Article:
Toxoplasmosis Neuroretinitis Active lesions localized to the Juxtapapillary region, aggressively involving the Retina and Optic Nerve.
Papillitis with Disk Hemorrhages, Venous Engorgement and overlying Vitritis. Toxoplasmosis Neuroretinitis
Later, a Juxtapapillary Retinochoroiditis and Macular Star develop. Toxoplasmosis Neuroretinitis
Toxoplasma Neuroretinitis is an Ophthalmic Emergency and requires prompt treatment. Toxoplasmosis Neuroretinitis
Diagnosis Diagnosis of ocular Toxoplasma is based mainly on clinical findings. Serological studies are helpful in suspected cases or the ones with atypical presentation.
Despite recent advances, an ideal combination that destroys the Tissue Cysts and prevents recurrence has not been found. Current therapies are targeted mainly at the Active disease.
A combination of the following drugs are used: Pyrimethamine: Loading dose: 100 mg (1st day), followed by 25 mg once daily. Sulfadiazine: 4 Gr daily divided in every 6 hours. For 4 to 6 weeks. These two drugs work synergistically against the Tachyzoite form of T gondii.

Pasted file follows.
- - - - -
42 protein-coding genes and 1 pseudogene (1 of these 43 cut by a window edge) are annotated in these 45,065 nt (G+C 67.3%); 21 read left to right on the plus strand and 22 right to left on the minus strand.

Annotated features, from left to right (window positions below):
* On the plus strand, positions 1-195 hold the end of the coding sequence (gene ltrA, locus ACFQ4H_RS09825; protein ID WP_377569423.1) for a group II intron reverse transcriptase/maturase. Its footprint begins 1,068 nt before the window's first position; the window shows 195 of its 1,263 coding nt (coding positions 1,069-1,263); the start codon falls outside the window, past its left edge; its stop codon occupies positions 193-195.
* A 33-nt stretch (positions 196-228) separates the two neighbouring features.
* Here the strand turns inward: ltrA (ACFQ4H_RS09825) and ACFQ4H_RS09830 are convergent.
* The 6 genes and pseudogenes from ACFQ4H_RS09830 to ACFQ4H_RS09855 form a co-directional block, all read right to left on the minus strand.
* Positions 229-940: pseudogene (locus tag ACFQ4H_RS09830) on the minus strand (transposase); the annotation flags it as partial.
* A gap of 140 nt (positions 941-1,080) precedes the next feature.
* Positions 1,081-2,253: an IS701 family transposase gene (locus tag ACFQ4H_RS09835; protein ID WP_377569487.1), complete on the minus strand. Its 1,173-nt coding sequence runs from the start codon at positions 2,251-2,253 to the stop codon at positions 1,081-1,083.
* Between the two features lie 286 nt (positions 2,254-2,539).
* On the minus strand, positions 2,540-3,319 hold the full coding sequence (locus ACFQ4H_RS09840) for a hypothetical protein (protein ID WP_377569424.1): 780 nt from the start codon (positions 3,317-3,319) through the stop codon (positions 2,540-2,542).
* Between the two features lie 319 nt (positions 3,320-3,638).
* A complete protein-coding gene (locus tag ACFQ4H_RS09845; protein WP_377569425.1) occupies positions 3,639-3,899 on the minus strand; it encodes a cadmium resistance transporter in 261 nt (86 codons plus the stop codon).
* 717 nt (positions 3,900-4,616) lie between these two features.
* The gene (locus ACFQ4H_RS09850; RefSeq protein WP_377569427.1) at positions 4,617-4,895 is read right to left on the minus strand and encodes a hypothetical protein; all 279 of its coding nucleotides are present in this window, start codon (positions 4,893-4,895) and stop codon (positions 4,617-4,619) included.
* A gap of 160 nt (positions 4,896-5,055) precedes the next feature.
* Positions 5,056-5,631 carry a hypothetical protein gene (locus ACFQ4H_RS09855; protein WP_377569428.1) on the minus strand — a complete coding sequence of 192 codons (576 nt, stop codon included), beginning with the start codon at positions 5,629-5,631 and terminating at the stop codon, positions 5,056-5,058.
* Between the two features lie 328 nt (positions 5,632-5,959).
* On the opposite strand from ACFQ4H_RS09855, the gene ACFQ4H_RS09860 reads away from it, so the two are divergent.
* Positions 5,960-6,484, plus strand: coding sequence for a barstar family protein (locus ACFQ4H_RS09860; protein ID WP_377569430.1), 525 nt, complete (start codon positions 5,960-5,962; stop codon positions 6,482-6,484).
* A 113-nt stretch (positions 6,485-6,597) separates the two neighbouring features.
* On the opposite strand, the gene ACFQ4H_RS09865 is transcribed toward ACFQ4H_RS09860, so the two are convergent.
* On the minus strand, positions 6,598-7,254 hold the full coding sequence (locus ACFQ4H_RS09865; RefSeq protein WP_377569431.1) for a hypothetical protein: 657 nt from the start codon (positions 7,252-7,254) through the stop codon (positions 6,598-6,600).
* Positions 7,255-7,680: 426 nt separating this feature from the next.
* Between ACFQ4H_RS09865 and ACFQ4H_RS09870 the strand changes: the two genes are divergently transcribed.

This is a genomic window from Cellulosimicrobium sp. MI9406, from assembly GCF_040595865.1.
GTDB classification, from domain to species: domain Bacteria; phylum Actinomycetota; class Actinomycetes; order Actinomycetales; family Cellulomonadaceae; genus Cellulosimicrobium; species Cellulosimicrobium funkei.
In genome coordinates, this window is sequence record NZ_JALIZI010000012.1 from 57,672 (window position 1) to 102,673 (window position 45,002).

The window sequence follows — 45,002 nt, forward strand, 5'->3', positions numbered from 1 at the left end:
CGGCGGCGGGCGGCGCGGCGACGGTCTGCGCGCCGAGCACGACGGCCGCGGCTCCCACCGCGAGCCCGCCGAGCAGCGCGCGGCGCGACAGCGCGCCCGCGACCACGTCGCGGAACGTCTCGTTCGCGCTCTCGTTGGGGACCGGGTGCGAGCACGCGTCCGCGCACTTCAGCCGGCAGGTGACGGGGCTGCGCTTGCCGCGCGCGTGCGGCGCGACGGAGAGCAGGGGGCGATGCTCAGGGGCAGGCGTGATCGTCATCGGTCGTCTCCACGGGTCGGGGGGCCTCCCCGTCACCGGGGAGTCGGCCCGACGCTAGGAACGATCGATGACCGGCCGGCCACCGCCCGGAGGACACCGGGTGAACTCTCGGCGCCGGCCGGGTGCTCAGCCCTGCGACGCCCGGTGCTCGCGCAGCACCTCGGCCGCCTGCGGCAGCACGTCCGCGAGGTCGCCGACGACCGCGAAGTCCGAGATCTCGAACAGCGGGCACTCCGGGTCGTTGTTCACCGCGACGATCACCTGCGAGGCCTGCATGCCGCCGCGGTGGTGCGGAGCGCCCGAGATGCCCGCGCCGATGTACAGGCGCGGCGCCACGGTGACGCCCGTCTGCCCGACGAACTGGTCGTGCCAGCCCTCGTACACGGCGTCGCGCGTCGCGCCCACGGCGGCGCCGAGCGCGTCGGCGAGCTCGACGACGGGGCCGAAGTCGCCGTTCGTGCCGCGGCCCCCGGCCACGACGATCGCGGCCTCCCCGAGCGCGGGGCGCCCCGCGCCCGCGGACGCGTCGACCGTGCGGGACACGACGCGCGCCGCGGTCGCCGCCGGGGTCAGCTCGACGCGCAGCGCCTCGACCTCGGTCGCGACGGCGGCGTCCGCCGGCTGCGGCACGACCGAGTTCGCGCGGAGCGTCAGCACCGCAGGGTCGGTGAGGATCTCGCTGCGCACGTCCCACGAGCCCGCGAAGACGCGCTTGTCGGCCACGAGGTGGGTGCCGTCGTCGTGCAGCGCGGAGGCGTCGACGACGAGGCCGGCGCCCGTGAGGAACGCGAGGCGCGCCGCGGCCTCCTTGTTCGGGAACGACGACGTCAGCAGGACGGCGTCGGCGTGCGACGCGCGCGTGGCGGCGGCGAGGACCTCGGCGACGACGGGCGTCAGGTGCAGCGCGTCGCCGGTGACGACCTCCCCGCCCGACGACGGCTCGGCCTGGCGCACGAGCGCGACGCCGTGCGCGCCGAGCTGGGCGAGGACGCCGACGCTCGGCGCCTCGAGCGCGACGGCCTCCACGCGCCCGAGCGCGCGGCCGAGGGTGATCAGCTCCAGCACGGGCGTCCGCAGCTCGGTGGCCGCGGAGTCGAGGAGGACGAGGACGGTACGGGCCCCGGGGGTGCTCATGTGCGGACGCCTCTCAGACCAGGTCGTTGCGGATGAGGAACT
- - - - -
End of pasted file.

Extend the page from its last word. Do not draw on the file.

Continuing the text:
Other drugs used in various combinations include: Clindamycin: mg/dose every 6-8 hours, maximum dose: 1.8 gm/day. Trimethoprim + Sulphamethoxazol (Co-Trimoxazole): 160 mg/800 mg (one tablet) twice daily. Spiramycin: 2 gr/day in two divided doses. Azithromycin: Loading dose 1 G (1st day), followed by 500 mg once daily for 3 weeks.
Oral Corticosteroids Oral corticosteroids must be initiated at least 24 hours after starting anti parasitic drugs.
Therapy regimens used during Pregnancy: Spiramycin: 2 gr/day in two divided doses. Treatment of the Mother reduces the likelihood of Congenital transmission.
Standard regimen for newborns Pyrimethamine + Sulfadiazine + Folinic acid
Management Folinic acid for decreasing the likelihood of Leukopenia and Trombocytopenia. Weekly exam of CBC and PLT.